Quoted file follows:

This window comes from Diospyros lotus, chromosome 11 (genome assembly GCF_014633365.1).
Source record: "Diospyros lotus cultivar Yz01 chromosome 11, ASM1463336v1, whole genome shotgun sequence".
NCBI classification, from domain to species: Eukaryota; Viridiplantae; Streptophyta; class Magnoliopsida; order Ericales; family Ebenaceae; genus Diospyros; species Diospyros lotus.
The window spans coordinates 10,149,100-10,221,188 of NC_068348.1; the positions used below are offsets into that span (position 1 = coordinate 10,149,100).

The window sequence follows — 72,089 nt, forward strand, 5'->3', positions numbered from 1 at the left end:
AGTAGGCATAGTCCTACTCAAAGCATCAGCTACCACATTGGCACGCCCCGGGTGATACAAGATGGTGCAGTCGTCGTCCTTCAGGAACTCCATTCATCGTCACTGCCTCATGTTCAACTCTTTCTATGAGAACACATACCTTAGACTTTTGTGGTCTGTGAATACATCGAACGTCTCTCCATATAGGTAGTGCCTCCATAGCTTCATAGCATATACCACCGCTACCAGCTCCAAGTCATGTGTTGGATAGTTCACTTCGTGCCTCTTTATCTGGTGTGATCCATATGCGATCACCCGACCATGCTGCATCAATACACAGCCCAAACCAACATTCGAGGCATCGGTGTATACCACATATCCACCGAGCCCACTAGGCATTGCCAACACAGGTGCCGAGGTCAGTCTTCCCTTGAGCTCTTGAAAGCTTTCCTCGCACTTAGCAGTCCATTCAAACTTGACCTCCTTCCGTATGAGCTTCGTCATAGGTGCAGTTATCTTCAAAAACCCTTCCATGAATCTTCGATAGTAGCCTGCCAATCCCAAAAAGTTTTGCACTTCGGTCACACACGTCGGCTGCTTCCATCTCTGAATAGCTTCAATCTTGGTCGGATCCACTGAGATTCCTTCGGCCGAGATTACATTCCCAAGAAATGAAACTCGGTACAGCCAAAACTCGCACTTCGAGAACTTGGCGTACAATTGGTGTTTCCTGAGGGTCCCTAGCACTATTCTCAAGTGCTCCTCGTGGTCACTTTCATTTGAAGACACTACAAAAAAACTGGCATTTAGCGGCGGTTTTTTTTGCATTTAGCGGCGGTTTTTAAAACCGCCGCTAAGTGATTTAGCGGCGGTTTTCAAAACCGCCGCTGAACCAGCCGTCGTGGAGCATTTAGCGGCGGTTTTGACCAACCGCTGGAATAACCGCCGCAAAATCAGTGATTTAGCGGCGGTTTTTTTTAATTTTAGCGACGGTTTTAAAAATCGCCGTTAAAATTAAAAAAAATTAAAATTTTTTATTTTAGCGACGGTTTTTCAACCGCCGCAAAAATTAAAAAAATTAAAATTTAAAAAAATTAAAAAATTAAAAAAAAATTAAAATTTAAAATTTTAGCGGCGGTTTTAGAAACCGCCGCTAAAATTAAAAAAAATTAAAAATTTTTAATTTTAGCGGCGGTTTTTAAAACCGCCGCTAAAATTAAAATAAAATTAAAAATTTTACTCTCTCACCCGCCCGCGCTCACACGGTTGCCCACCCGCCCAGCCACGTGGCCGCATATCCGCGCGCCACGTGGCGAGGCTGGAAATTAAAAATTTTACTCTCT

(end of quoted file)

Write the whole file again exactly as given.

This window comes from Diospyros lotus, chromosome 11 (genome assembly GCF_014633365.1).
Source record: "Diospyros lotus cultivar Yz01 chromosome 11, ASM1463336v1, whole genome shotgun sequence".
NCBI classification, from domain to species: Eukaryota; Viridiplantae; Streptophyta; class Magnoliopsida; order Ericales; family Ebenaceae; genus Diospyros; species Diospyros lotus.
The window spans coordinates 10,149,100-10,221,188 of NC_068348.1; the positions used below are offsets into that span (position 1 = coordinate 10,149,100).

The window sequence follows — 72,089 nt, forward strand, 5'->3', positions numbered from 1 at the left end:
AGTAGGCATAGTCCTACTCAAAGCATCAGCTACCACATTGGCACGCCCCGGGTGATACAAGATGGTGCAGTCGTCGTCCTTCAGGAACTCCATTCATCGTCACTGCCTCATGTTCAACTCTTTCTATGAGAACACATACCTTAGACTTTTGTGGTCTGTGAATACATCGAACGTCTCTCCATATAGGTAGTGCCTCCATAGCTTCATAGCATATACCACCGCTACCAGCTCCAAGTCATGTGTTGGATAGTTCACTTCGTGCCTCTTTATCTGGTGTGATCCATATGCGATCACCCGACCATGCTGCATCAATACACAGCCCAAACCAACATTCGAGGCATCGGTGTATACCACATATCCACCGAGCCCACTAGGCATTGCCAACACAGGTGCCGAGGTCAGTCTTCCCTTGAGCTCTTGAAAGCTTTCCTCGCACTTAGCAGTCCATTCAAACTTGACCTCCTTCCGTATGAGCTTCGTCATAGGTGCAGTTATCTTCAAAAACCCTTCCATGAATCTTCGATAGTAGCCTGCCAATCCCAAAAAGTTTTGCACTTCGGTCACACACGTCGGCTGCTTCCATCTCTGAATAGCTTCAATCTTGGTCGGATCCACTGAGATTCCTTCGGCCGAGATTACATTCCCAAGAAATGAAACTCGGTACAGCCAAAACTCGCACTTCGAGAACTTGGCGTACAATTGGTGTTTCCTGAGGGTCCCTAGCACTATTCTCAAGTGCTCCTCGTGGTCACTTTCATTTGAAGACACTACAAAAAAACTGGCATTTAGCGGCGGTTTTTTTTGCATTTAGCGGCGGTTTTTAAAACCGCCGCTAAGTGATTTAGCGGCGGTTTTCAAAACCGCCGCTGAACCAGCCGTCGTGGAGCATTTAGCGGCGGTTTTGACCAACCGCTGGAATAACCGCCGCAAAATCAGTGATTTAGCGGCGGTTTTTTTTAATTTTAGCGACGGTTTTAAAAATCGCCGTTAAAATTAAAAAAAATTAAAATTTTTTATTTTAGCGACGGTTTTTCAACCGCCGCAAAAATTAAAAAAATTAAAATTTAAAAAAATTAAAAAATTAAAAAAAAATTAAAATTTAAAATTTTAGCGGCGGTTTTAGAAACCGCCGCTAAAATTAAAAAAAATTAAAAATTTTTAATTTTAGCGGCGGTTTTTAAAACCGCCGCTAAAATTAAAATAAAATTAAAAATTTTACTCTCTCACCCGCCCGCGCTCACACGGTTGCCCACCCGCCCAGCCACGTGGCCGCATATCCGCGCGCCACGTGGCGAGGCTGGAAATTAAAAATTTTACTCTCT